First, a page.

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(Reuters) - A $10 million contest to see which laboratory can accurately and economically sequence 100 human genomes has been tweaked to focus on the genetics of people over the age of 100.
The competition, now sponsored by drug benefit manager Medco Health Solutions Inc, is aimed at achieving a "medical grade" standard for gene sequencing that could ultimately be used to personalize medical treatment based on a person's genetic makeup.
"All the technology that people are buying now gives slightly different answers," said pioneer geneticist Craig Venter. "That means by definition they are not good enough for diagnostics."
While quality, speed and accuracy of the testing is improving, the companies involved, including Applied Biosystems, Illumina and Complete Genomics, all have their own standards, he said.
"We are trying to help the field get to where it wants to be," said Venter, who became the first individual to have their genome sequenced in 2007. "We are working with the FDA (U.S. Food and Drug Administration) to use this as an agreed upon definition to take genomics to the next grade."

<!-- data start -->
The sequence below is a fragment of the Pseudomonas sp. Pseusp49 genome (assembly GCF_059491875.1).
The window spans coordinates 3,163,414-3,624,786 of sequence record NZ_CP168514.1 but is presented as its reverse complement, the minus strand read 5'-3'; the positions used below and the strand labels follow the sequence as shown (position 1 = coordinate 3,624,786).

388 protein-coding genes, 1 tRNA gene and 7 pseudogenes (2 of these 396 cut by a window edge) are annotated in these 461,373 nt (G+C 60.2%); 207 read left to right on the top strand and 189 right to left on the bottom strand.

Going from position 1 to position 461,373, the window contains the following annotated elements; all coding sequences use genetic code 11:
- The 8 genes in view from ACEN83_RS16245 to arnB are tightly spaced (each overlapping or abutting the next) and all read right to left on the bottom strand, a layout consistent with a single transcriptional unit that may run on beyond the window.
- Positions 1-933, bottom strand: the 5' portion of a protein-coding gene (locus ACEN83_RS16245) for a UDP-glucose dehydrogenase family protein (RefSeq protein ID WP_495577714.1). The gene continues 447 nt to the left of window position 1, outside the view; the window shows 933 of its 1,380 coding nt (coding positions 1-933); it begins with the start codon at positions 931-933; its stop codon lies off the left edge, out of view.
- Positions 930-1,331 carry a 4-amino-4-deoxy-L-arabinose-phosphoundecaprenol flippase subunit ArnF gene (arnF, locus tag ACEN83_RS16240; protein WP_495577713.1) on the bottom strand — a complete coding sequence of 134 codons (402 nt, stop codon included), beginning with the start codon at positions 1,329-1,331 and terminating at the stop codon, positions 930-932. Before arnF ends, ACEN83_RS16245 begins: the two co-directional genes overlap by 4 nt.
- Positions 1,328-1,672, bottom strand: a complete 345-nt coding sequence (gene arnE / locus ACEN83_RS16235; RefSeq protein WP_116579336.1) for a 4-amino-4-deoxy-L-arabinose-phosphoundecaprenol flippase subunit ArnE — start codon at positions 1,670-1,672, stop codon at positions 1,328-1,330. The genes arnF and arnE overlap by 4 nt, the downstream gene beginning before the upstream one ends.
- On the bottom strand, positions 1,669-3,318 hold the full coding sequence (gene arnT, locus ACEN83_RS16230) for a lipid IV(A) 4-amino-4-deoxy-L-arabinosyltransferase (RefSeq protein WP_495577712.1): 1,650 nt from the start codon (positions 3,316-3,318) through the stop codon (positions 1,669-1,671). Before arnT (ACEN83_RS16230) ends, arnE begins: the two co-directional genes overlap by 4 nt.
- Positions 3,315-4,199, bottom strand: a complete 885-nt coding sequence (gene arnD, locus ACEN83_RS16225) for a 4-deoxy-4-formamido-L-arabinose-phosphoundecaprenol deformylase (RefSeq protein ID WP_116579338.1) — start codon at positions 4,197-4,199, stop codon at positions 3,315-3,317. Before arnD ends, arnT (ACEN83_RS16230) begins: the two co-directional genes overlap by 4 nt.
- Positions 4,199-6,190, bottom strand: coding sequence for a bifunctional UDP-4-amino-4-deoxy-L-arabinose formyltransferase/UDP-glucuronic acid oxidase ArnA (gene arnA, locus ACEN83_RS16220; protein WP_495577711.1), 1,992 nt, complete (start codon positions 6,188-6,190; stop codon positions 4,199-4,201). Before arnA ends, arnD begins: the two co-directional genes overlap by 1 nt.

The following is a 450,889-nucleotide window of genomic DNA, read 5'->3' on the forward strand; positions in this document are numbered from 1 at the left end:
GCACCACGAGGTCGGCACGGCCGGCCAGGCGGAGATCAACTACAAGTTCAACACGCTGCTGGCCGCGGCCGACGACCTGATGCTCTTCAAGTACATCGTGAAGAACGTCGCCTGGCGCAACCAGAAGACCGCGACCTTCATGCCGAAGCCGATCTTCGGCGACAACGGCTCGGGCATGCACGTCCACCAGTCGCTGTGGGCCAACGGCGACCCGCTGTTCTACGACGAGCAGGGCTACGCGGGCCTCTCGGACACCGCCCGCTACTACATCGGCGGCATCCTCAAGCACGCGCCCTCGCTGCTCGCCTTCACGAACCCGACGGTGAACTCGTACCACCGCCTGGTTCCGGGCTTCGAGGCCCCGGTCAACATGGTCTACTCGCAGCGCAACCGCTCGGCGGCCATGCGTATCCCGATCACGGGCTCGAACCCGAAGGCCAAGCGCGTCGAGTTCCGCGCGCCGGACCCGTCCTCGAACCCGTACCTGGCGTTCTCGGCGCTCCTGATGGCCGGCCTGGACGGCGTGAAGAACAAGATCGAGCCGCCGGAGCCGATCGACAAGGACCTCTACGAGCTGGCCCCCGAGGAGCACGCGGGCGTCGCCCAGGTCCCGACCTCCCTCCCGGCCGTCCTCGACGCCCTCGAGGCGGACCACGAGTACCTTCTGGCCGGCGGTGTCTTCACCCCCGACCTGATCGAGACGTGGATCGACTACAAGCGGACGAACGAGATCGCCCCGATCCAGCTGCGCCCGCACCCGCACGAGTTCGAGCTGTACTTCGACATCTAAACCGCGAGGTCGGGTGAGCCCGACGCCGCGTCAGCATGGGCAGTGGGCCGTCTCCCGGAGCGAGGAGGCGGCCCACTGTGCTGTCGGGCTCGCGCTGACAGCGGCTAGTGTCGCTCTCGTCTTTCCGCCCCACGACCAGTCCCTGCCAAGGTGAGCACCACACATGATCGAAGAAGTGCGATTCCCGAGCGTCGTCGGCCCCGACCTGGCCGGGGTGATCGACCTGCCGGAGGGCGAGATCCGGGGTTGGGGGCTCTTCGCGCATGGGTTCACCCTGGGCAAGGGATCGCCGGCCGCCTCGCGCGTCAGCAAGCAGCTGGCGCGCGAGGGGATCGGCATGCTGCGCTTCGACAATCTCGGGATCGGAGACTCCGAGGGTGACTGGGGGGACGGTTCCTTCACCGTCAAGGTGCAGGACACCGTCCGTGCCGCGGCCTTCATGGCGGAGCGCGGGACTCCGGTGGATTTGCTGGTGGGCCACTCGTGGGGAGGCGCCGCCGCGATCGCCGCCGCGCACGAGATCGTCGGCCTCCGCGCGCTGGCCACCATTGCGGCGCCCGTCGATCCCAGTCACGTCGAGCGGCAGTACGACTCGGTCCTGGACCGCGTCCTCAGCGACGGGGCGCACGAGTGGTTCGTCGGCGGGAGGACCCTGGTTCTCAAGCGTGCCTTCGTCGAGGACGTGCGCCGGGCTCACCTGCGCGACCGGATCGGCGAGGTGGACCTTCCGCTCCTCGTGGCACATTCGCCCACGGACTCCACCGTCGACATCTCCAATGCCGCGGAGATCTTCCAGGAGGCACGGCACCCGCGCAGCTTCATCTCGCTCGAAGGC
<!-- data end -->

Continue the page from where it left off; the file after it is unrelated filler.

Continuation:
The process of selecting the 100 centenarians is now underway.
The revised competition will measure laboratory teams on accuracy, cost, speed and completeness of genome sequencing.
Teams will get the 100 genomes on January 3, 2013, and the competition will conclude on February 3 of that year.
A $10 million prize purse will be given to the first team that accurately sequences the whole genome of 100 subjects within 30 days for $1,000 or less per genome, at an error rate no greater than one per million base pairs.
"We believe this competition will be the impetus to truly usher in the era of personalized medicine," said Venter.
Reporting by Deena Beasley; Editing by Tim Dobbyn